Quebec JLG dealer paints boom lift pink in support of breast cancer awareness
October 6, 2014 by STAFF REPORT
Location Blais celebrated its 40th anniversary by painting a JLG 450AJ articulating boom lift pink in order to raise breast cancer awareness.
“It’s something we’ve thought about for a couple years,” said Serge Blais Jr., owner of Location Blais. “Our 40th anniversary gave us the push to do it – a way to draw attention to a need in our community and say thank you for helping us build a successful business here.”
Location Blais is situated in the small mining town of Rouyn-Noranda, Que., about 700 kilometers north of Montreal. The local hospital does not have a radiology department, which means those in the area who suffer from cancer often have to drive to Montreal for treatment. “And we’re not talking about a day trip,” explained Blais. “Often patients need to stay as long as six weeks while they undergo treatment.”
His mother recently underwent treatment for breast cancer and spent long periods of time away from her family. In addition, both of his grandmothers and an aunt suffered from the disease.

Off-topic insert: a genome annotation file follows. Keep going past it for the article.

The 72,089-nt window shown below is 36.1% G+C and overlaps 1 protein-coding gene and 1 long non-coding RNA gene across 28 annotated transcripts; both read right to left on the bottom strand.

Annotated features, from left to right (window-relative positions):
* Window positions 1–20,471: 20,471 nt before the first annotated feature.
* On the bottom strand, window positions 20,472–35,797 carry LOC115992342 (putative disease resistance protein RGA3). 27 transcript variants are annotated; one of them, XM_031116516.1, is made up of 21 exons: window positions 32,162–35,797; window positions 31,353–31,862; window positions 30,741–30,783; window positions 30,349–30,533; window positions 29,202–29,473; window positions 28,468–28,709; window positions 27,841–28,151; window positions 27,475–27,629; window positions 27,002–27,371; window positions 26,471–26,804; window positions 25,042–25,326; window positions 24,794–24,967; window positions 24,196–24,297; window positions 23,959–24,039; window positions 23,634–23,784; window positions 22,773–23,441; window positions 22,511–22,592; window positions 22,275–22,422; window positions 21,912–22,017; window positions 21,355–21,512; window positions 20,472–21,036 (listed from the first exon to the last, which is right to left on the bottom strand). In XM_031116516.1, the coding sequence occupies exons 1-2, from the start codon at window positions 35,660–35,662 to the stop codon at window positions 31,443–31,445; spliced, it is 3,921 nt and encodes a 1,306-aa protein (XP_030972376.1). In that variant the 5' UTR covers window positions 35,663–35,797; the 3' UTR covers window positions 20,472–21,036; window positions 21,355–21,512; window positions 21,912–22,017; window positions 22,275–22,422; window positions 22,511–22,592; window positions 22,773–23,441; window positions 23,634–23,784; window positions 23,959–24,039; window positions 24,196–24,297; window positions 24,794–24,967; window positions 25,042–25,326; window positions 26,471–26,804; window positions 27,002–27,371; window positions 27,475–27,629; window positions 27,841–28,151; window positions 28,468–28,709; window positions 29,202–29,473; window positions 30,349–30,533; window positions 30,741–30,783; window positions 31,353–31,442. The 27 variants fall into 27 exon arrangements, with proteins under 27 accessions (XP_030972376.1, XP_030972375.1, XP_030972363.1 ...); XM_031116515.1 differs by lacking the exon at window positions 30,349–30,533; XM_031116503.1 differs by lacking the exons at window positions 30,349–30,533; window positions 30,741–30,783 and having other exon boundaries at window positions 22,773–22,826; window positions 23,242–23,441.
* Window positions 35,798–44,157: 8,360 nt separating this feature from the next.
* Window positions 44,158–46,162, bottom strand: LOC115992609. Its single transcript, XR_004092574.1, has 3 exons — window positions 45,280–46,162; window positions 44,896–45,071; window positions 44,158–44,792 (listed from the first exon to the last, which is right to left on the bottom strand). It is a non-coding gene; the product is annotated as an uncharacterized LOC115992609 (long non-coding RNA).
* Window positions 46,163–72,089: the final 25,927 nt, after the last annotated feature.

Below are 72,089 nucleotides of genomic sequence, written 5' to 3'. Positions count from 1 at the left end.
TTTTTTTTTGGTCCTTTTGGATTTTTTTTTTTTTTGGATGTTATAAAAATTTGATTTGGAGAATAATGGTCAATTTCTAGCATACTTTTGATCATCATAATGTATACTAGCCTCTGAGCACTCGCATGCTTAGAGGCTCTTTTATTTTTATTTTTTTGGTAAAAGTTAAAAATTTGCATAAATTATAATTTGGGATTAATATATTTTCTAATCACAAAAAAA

Blais wanted to do something to draw attention to the disease that has attacked his family and so many others he knows. Painting a machine pink and putting it out in the field where many people would see it seemed like a good idea and one that is unique in the construction industry in his area.
“So often people don’t know why the machine is painted pink, so I’m hoping this causes them to stop and ask,” he said. “They need to learn about the disease and understand its impact on families and the community. We’re hoping this will encourage leaders in our community to push for the addition of a radiologist so that patients can remain closer to home while they undergo treatment.”
In addition to raising awareness, Location Blais is donating income raised from renting the pink aerial work platform to the Canadian Cancer Society in Abitibi-Témiscamingue.
By the end of next summer, the company hopes to have three more pieces of equipment painted pink and working in the field. “It is important to my family,” said Blais. “But it’s just as important to the community that has supported us for 40 years. This is our way of giving back.”